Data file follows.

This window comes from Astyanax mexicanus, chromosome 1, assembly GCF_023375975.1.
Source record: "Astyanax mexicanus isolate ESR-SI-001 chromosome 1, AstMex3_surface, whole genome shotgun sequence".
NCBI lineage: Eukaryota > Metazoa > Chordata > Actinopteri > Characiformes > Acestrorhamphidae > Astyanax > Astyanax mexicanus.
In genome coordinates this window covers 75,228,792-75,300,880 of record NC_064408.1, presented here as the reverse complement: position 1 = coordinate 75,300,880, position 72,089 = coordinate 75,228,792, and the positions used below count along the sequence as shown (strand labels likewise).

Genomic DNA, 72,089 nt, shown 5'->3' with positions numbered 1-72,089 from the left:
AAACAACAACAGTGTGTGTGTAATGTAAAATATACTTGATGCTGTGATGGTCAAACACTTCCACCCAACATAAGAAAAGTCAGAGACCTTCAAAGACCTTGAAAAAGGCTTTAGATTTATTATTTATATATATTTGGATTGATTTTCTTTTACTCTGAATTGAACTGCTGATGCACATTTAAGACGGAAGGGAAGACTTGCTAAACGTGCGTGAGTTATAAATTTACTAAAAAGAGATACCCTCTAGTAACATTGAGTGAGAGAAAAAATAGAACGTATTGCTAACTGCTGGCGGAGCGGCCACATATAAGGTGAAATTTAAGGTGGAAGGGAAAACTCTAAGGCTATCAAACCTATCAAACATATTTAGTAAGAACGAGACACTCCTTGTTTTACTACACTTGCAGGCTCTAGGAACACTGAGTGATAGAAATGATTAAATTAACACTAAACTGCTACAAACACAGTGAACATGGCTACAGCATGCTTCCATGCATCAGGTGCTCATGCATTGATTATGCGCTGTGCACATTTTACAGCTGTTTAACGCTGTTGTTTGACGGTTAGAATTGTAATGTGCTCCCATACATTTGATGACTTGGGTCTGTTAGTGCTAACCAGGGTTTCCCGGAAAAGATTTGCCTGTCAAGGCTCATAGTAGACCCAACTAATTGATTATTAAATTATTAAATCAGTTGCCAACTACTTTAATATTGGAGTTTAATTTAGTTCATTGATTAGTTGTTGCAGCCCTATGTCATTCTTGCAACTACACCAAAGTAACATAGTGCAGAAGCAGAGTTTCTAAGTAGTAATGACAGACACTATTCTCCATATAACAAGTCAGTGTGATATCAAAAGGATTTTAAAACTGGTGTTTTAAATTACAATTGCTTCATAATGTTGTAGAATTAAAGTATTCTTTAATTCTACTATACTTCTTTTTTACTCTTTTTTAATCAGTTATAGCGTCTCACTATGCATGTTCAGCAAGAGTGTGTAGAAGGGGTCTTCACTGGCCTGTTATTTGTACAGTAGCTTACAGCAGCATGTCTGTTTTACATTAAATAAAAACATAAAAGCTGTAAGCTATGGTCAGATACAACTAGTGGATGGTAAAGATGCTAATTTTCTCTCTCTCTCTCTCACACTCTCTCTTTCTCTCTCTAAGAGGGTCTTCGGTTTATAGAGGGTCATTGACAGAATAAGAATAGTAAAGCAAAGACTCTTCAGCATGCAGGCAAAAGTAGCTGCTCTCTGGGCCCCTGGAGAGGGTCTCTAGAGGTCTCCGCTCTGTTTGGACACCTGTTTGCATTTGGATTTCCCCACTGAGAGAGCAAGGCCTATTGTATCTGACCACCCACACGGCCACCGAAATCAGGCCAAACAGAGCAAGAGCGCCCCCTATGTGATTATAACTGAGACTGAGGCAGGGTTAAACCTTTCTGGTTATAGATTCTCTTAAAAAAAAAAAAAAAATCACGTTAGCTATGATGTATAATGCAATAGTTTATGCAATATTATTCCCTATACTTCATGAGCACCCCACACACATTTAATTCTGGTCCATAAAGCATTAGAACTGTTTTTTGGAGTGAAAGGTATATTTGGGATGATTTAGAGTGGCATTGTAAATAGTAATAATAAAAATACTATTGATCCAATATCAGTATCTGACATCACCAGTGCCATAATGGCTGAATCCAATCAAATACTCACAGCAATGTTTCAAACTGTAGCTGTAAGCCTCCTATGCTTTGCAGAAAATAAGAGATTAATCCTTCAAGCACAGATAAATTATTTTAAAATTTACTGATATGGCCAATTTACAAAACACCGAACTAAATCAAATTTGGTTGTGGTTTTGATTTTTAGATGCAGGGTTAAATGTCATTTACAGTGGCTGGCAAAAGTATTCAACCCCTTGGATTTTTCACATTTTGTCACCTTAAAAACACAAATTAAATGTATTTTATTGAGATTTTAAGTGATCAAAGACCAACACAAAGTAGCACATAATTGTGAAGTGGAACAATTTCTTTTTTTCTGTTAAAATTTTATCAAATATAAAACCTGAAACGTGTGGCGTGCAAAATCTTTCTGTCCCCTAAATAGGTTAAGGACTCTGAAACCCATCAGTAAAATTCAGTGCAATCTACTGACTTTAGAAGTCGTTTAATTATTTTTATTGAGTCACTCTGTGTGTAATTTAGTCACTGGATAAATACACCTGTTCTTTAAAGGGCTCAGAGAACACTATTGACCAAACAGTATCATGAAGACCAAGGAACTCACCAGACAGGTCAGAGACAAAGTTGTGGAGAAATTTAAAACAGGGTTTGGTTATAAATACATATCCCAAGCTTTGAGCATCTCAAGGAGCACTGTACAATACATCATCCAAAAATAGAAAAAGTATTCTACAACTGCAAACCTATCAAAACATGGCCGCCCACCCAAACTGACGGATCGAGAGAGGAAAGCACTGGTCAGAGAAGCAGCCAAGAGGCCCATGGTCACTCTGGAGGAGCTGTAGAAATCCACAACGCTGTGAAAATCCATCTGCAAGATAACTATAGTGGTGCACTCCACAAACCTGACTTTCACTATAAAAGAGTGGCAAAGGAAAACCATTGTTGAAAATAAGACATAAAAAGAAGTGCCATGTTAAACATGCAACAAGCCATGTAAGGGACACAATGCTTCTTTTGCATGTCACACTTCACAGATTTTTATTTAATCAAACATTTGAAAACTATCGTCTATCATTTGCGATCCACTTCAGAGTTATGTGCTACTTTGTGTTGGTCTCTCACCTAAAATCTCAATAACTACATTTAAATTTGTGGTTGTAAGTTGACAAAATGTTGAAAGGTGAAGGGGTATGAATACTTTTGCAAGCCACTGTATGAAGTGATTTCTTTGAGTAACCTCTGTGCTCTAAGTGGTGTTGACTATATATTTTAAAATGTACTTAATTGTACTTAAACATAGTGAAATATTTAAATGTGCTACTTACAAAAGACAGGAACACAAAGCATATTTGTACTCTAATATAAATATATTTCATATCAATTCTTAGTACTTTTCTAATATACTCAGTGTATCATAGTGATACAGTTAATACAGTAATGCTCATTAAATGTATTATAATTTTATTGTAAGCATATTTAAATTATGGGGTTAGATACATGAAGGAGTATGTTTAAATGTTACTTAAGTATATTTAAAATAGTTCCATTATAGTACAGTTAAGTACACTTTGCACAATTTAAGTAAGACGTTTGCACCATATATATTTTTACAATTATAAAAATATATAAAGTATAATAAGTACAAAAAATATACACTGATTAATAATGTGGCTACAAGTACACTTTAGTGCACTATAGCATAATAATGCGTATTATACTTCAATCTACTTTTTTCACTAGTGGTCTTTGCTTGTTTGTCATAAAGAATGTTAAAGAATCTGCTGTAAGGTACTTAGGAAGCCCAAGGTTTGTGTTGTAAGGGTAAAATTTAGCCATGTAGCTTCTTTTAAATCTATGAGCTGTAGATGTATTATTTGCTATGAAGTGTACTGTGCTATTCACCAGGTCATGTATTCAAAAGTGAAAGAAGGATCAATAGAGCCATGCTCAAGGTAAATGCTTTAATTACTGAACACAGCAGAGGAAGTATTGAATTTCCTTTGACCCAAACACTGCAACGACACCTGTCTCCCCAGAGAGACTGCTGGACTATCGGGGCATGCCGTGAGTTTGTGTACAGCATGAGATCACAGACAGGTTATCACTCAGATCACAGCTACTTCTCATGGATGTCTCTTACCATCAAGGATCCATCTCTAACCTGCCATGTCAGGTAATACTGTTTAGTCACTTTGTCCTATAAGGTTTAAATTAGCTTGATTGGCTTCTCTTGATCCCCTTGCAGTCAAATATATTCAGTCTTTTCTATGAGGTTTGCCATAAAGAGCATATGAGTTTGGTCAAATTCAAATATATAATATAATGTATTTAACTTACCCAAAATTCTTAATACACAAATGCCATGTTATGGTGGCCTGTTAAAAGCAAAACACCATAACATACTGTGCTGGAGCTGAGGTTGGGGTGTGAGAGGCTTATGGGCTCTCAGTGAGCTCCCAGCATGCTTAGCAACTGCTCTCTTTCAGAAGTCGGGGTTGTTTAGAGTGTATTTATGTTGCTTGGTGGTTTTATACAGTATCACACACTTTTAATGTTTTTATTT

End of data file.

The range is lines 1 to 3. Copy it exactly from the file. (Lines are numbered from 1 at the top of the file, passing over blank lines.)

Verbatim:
This window comes from Astyanax mexicanus, chromosome 1, assembly GCF_023375975.1.
Source record: "Astyanax mexicanus isolate ESR-SI-001 chromosome 1, AstMex3_surface, whole genome shotgun sequence".
NCBI lineage: Eukaryota > Metazoa > Chordata > Actinopteri > Characiformes > Acestrorhamphidae > Astyanax > Astyanax mexicanus.